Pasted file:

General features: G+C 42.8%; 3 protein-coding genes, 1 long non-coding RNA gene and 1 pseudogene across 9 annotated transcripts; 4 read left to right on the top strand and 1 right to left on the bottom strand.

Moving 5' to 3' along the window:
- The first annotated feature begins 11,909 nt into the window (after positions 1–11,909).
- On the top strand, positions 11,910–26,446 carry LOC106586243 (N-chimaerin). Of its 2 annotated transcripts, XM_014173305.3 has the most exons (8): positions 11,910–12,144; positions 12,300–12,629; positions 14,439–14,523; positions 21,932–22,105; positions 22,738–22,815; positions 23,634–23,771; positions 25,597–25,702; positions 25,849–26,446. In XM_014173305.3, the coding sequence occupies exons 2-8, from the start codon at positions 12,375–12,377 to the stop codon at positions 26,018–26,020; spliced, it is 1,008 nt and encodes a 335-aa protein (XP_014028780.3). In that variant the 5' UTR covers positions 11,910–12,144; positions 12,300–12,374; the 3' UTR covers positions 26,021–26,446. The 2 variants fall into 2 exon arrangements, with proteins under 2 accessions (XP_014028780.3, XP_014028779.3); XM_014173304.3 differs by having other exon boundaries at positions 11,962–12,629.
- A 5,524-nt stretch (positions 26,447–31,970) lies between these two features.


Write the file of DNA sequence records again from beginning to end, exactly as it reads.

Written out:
General features: G+C 42.8%; 3 protein-coding genes, 1 long non-coding RNA gene and 1 pseudogene across 9 annotated transcripts; 4 read left to right on the top strand and 1 right to left on the bottom strand.

Moving 5' to 3' along the window:
- The first annotated feature begins 11,909 nt into the window (after positions 1–11,909).
- On the top strand, positions 11,910–26,446 carry LOC106586243 (N-chimaerin). Of its 2 annotated transcripts, XM_014173305.3 has the most exons (8): positions 11,910–12,144; positions 12,300–12,629; positions 14,439–14,523; positions 21,932–22,105; positions 22,738–22,815; positions 23,634–23,771; positions 25,597–25,702; positions 25,849–26,446. In XM_014173305.3, the coding sequence occupies exons 2-8, from the start codon at positions 12,375–12,377 to the stop codon at positions 26,018–26,020; spliced, it is 1,008 nt and encodes a 335-aa protein (XP_014028780.3). In that variant the 5' UTR covers positions 11,910–12,144; positions 12,300–12,374; the 3' UTR covers positions 26,021–26,446. The 2 variants fall into 2 exon arrangements, with proteins under 2 accessions (XP_014028780.3, XP_014028779.3); XM_014173304.3 differs by having other exon boundaries at positions 11,962–12,629.
- A 5,524-nt stretch (positions 26,447–31,970) lies between these two features.